Lice Treatment in Cattle
Lice are external parasites of cattle which can cause intense irritation and affect the appearance of stock due to the self-trauma associated with rubbing and scratching. There are a number of lice species that affect cattle and the main ones are classified as either biting or sucking lice. Biting lice (Bovicola bovis) (Fig. 1) feed on skin debris. Sucking lice (Fig. 2) include the long-nosed louse (Linognathus vituli), the short-nosed louse (Haematopinus eurysternus) and Solenopotes capillatus. Sucking lice suck blood and can cause anaemia if infestations are heavy enough.
Coming into the autumn and winter months of the year lice become more of a problem in cattle. This is because cooler conditions and denser hair coats allow lice numbers to build up on cattle especially if they are under nutritional stress or have other chronic diseases at the same time. Lice prefer lower temperatures and less intense sunlight so their numbers decrease in summer and build up in winter however lice eggs or nits (Fig. 3) can survive over summer. Their life cycle is relatively short, as little as 3-4 weeks, so if cool conditions persist, lice numbers can pick up quickly. Lice spread very readily between cattle and the main route of transmission is by direct contact.
While lice, compared to other parasites, are not considered to have serious effects on animal productivity under normal circumstances, they can affect the value of animals in a number of ways.
Heavy infestations may be needed to cause significant reductions in production or anaemia through blood loss, however even light infestations can result in cattle with rough coats, abraded skin sores, reduced value of hides and damage to fences, posts, trees and other infrastructure. In any case, the appearance of ‘lousy’ cattle can have a strong subjective effect on their perceived value.
As lice spread via direct contact, prevention depends on keeping clean stock away from infested or potentially infested cattle. This entails maintaining good fences, quarantining and/or treating stock with unknown status brought onto the property, complete musters and appropriately timed treatments with effective products. Timing of treatment is important in the control of cattle lice. At the first signs of cooler weather, any lice eggs that have survived summer will start to hatch. No treatments available kill the eggs so it is important to start treatment early in the season before nymph and adult stages build up. Treatment should be timed for the first few weeks of the cold weather season. A complete muster is important and reinfestation needs to be prevented by maintaining good fences and quarantining newly introduced cattle. A treatment each winter can prevent new infestations from eggs that have survived over summer. Also, if there is an unexpected warm period during winter this can cause lice to become dormant and stock should be inspected again once the weather cools again. Ivermectin-based products such as Baymec(r) or Bomectin(r) are effective for the control of the lice species listed above. Both injectable and pour on formulations are highly effective against sucking lice however injectable products tend to have lower efficacy against biting lice. If lice are the primary parasite target then a product such as Baymec(r) pour-on has the advantage of controlling both sucking and biting lice as well as providing up to 56 days extended activity against the biting louse, Bovicola bovis and the sucking louse, Linognathus vituli.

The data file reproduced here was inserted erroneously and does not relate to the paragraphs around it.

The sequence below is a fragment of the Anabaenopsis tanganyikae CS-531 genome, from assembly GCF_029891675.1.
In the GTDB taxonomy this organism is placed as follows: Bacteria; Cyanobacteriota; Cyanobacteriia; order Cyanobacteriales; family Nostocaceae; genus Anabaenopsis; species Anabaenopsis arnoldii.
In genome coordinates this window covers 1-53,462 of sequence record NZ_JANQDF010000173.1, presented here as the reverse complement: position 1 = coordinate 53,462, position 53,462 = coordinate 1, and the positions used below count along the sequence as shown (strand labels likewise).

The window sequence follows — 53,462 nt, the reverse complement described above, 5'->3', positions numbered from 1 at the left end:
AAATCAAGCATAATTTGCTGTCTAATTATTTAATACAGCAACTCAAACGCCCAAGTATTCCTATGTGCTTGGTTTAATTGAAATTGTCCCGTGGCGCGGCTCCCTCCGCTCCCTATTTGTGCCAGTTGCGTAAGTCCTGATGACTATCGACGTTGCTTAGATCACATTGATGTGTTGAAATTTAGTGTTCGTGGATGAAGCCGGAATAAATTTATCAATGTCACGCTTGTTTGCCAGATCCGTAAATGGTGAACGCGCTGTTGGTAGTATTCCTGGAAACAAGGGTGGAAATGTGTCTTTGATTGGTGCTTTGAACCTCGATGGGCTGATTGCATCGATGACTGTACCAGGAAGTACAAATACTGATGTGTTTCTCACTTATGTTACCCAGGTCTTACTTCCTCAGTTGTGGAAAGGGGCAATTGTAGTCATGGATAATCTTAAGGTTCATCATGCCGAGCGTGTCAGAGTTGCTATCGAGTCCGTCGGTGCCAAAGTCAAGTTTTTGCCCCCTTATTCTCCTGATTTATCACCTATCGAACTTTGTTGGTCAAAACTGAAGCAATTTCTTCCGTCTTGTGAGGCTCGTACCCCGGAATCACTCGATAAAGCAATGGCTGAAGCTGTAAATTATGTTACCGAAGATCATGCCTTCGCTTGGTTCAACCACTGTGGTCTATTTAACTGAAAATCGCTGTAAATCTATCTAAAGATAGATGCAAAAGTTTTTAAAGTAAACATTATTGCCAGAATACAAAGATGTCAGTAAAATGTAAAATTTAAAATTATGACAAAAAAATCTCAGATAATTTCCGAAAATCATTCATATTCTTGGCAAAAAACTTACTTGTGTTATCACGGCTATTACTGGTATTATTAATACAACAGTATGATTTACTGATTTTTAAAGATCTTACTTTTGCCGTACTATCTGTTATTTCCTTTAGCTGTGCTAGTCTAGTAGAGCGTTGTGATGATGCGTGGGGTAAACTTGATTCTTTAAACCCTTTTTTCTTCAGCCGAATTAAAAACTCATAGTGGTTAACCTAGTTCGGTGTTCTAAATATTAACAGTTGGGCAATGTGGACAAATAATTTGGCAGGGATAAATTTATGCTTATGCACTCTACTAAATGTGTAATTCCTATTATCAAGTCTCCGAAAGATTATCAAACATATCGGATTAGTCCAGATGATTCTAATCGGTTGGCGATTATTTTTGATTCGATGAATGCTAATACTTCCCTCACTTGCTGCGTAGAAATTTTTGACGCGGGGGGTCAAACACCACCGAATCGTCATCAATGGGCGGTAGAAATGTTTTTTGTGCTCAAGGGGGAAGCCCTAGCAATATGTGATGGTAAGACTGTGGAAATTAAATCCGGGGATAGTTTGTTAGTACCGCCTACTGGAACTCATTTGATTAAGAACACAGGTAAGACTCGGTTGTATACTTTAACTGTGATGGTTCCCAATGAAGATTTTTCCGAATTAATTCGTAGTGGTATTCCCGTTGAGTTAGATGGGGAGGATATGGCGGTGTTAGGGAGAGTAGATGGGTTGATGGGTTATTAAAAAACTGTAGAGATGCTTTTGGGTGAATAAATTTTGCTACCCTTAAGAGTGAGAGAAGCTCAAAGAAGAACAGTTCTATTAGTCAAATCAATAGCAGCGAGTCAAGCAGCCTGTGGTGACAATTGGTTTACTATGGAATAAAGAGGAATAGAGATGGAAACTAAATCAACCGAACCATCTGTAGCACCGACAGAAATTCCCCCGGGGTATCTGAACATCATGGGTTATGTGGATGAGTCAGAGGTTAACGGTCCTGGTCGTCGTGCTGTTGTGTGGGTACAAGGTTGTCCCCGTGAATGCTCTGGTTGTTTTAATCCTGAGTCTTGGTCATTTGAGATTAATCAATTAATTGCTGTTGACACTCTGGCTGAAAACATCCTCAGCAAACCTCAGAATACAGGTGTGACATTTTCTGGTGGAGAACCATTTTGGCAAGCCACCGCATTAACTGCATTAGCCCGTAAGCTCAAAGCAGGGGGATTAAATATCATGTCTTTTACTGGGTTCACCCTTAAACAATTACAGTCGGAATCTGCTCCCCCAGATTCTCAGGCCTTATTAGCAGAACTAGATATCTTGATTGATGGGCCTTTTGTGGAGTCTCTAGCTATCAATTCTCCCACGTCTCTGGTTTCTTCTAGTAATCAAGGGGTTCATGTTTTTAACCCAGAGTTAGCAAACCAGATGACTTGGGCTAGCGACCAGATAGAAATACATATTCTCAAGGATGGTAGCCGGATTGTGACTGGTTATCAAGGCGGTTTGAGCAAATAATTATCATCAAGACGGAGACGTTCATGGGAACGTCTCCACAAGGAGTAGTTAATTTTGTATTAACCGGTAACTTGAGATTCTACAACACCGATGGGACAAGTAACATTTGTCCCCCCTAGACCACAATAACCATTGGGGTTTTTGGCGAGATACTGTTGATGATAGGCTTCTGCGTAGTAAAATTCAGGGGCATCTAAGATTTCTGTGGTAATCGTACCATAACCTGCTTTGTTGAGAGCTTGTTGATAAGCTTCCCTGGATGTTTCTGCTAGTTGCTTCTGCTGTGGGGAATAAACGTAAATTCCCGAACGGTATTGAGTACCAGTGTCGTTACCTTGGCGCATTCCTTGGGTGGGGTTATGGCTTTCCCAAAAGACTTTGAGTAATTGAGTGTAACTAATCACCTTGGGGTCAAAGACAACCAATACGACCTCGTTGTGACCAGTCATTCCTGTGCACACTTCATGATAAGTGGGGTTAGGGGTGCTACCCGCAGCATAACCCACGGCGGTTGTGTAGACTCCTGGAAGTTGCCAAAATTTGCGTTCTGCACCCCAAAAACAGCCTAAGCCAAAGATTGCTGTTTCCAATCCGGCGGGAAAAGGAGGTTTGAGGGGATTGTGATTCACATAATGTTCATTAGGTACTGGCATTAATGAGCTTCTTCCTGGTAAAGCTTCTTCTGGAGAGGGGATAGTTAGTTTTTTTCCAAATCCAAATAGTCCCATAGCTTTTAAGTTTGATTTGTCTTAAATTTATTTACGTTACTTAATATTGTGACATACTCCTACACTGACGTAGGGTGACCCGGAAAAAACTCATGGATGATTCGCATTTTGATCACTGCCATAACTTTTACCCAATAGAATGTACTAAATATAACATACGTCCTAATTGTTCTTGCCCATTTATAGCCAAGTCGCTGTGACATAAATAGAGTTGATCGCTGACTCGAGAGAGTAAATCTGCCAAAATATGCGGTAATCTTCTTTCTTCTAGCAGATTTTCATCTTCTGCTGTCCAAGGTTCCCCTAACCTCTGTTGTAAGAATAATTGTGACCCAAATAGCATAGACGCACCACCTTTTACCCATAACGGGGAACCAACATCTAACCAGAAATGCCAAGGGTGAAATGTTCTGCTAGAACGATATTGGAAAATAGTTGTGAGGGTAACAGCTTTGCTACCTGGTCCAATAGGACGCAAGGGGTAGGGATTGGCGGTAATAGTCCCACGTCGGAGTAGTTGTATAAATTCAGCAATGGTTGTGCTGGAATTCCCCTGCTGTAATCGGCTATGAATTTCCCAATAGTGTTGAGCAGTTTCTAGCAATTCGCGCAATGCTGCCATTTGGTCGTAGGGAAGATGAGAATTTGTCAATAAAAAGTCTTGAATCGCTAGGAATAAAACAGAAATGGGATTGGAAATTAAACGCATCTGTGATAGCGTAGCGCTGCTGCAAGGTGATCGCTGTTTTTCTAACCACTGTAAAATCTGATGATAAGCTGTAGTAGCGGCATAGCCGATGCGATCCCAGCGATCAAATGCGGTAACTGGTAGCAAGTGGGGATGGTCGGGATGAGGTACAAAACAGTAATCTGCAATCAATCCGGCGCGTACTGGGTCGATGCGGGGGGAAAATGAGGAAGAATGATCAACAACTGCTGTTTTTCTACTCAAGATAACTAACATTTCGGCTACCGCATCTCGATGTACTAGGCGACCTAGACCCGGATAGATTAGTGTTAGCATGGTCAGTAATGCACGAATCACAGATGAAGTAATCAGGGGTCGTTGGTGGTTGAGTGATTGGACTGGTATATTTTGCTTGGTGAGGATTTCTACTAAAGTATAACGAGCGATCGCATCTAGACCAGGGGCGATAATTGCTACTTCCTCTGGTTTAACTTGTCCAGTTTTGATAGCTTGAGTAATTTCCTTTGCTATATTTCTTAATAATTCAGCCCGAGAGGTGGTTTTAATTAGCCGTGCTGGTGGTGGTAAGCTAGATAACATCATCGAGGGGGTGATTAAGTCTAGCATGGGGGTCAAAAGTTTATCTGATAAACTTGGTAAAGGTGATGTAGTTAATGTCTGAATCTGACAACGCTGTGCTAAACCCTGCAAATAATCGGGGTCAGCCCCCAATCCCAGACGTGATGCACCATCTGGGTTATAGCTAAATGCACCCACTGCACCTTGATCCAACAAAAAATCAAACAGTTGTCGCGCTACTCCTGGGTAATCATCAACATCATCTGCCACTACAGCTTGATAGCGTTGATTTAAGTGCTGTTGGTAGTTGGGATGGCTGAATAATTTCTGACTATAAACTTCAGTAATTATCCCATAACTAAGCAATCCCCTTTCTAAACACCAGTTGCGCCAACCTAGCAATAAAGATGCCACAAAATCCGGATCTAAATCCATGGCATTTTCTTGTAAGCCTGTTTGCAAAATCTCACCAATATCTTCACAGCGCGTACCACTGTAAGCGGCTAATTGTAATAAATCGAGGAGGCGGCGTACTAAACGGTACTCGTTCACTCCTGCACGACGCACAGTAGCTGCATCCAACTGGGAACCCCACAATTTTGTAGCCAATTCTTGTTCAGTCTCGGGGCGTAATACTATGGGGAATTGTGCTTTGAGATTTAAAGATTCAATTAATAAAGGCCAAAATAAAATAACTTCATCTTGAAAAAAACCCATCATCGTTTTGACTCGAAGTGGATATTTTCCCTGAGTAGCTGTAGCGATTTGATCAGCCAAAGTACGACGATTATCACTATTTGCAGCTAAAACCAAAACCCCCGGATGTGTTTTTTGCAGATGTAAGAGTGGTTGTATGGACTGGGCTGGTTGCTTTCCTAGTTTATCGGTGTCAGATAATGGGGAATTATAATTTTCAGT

Using a product like Baymec(r) in autumn as part of a total internal parasite control strategy may have they additional benefit in removing gastro-intestinal worm burdens at this time which may affect productivity especially if pasture quality is declining.